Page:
Agriculture, Regeneration & Climate
Location: Guide Hall at 1 Faversham Rd, Canterbury
Our modern industrial agricultural monocultures are a vast climate problem but agriculture should be a source of climate innovation, reducing emissions and restoring our soils.
Conventional agriculture has led to loss of soil carbon, declining soil productivity and desertification, and in the face of heat, droughts and floods, this has become worse.
Farmers changing to regenerative practices have amazing outcomes in building soil and plant health and drawing down carbon.
Our speakers will outline the issues and show how they have been involved with what can regenerate the land and reduce our emissions. Bev Middleton will set the context and introduce regenerative agriculture pioneer Thomas Nicholas.
Come at 7.00pm to the Guide Hall at 1 Faversham Rd, Canterbury for a warm welcome, a glass of wine and some nibbles. The event starts at 7.30pm.
Contact Person: Carolyn Ingvarson, firstname.lastname@example.org, 0411 115 186
Bev explained how agriculture is responsible for 24% of greenhouse gas emissions and current farming practices are destroying the health of the land, reducing the soil’s ability to absorb water and negatively impacting farmers’ ability to produce nutritious food.
She said if we continue on the current path, the quality of our food will decline even more and agricultural land will be totally degraded in 50 to 60 years.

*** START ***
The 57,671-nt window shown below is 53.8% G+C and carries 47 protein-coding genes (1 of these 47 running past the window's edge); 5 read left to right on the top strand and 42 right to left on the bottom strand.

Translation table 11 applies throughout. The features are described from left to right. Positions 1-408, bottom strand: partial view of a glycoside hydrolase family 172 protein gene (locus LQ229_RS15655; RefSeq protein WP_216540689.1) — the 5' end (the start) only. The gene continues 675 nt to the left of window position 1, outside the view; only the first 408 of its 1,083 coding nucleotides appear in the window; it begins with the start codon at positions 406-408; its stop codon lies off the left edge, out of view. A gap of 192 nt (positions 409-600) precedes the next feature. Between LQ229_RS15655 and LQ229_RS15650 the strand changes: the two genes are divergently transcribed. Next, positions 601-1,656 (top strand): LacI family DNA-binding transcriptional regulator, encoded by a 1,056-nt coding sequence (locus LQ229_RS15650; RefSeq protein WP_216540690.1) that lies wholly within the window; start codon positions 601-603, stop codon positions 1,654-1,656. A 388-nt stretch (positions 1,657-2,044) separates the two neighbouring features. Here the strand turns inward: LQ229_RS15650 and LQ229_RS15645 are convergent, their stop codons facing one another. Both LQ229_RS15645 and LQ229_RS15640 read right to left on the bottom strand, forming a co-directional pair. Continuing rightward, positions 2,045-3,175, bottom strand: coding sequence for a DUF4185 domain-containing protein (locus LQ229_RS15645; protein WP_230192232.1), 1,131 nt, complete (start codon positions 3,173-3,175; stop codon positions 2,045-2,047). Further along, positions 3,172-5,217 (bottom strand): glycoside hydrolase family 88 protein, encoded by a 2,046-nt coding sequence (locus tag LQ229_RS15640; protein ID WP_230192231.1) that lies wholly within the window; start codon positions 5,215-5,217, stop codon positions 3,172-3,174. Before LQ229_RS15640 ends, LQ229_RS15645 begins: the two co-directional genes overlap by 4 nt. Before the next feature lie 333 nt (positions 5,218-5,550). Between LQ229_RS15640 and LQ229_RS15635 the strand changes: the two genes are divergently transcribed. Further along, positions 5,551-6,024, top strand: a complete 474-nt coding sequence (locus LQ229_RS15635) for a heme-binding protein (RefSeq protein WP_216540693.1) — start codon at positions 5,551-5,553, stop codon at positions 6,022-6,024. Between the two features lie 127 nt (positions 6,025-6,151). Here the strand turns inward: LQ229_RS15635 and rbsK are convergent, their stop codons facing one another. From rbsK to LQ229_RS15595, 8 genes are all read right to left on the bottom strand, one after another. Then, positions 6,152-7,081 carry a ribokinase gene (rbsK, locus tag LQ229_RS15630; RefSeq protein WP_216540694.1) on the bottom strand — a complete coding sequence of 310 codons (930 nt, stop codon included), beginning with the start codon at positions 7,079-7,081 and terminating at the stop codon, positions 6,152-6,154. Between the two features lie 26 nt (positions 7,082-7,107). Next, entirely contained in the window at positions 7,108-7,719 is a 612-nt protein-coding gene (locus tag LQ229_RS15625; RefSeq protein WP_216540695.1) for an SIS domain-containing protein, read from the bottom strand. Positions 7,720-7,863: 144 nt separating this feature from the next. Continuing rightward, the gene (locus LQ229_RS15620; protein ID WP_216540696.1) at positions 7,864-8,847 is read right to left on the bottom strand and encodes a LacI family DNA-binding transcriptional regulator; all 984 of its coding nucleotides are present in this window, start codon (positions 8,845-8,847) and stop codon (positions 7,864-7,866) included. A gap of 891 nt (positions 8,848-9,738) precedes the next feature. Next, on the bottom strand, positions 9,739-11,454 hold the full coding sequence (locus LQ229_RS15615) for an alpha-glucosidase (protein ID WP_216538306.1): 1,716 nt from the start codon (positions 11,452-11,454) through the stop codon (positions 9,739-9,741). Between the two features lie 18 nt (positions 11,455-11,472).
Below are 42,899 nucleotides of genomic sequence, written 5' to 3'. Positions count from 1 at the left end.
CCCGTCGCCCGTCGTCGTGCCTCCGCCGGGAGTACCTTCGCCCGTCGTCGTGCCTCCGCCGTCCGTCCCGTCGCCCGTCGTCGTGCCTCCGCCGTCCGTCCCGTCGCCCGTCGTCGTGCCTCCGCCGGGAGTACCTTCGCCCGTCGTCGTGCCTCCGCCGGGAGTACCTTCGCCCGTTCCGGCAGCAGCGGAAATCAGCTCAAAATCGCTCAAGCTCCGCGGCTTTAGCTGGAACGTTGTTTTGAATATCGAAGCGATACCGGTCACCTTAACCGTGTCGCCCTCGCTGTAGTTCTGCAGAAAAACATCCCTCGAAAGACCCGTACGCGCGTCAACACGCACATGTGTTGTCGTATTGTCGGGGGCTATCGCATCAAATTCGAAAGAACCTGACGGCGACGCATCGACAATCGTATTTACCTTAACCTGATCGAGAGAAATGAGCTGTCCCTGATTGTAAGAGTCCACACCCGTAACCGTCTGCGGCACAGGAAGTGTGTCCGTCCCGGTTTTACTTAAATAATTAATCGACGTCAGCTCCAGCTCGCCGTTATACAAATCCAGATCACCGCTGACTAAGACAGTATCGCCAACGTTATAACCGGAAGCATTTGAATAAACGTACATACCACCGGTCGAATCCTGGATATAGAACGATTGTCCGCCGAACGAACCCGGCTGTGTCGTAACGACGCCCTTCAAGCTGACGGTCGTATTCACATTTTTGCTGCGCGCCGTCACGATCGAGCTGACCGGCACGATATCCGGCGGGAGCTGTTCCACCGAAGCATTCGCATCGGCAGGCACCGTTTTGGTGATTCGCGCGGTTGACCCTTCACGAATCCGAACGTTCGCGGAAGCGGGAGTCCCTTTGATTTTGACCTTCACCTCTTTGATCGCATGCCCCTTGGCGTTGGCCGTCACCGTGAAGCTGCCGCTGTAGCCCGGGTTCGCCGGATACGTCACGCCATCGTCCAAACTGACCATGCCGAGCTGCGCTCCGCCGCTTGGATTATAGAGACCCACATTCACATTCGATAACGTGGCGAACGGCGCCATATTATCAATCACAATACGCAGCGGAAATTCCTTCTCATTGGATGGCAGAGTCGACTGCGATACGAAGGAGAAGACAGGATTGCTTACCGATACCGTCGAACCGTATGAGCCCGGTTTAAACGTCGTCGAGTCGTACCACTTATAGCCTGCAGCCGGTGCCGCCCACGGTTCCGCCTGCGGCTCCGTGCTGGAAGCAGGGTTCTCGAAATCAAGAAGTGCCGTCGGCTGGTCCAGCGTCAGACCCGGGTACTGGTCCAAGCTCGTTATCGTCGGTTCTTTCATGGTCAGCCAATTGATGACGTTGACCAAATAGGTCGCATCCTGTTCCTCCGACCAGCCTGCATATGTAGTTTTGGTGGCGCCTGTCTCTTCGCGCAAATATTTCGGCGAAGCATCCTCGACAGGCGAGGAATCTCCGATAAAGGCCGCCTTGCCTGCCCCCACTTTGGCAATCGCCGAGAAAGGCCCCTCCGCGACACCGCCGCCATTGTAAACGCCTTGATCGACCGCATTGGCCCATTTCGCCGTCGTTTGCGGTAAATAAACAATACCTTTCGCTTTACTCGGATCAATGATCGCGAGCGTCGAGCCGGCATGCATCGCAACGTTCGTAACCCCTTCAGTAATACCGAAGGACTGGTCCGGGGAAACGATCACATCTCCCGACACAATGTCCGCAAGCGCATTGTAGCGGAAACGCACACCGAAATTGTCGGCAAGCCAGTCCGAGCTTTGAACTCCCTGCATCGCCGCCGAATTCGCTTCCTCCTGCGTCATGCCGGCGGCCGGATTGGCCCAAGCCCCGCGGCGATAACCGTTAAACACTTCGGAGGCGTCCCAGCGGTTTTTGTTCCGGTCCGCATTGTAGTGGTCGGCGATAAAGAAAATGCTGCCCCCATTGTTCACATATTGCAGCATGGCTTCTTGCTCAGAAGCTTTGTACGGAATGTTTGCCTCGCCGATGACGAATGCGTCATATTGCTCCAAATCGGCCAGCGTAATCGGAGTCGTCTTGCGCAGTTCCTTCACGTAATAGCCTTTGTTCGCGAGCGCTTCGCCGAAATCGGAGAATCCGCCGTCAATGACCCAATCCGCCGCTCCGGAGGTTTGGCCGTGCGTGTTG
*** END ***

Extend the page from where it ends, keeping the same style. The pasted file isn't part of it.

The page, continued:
Can Regenerative Agriculture reverse this trend?
Thomas Nicolas told us that Regenerative Agriculture is all about rebuilding the soil. This has multiple benefits including regenerating the land, enabling farmers to produce healthy food and combating climate change by drawing down carbon from the atmosphere as documented in Paul Hawken’s book Drawdown.
He also explained the main principles of Regenerative Agriculture which are: keep the soil covered, limit disturbance (no till), build diversity in crops, keep living roots in the soil, limit chemical inputs and integrate animals in crops.
While there is strong resistance to change from chemical companies who are lobbying hard to continue current destructive farming practices, Thomas said momentum is building and predicted when young people today reach older age, “they will never see a monoculture crop.”
There were many questions from audience including “what can we do?”
The answer was firstly, use your power as a consumer to purchase food that has been sustainability produced and secondly, lobby politicians to provide incentives to help farmers change.
Want to know more? Check out the web links here.
Check the Bev Middleton and Thomas Nicholas on Facebook Live here.
More images on Lighter Footprints facebook album here.
Thanks Julian Meehan – down load pro images here.
Check out our Live tweet string here.
Thanks Bev Middleton and Tom Nicholson – download presentation slides from the talk here.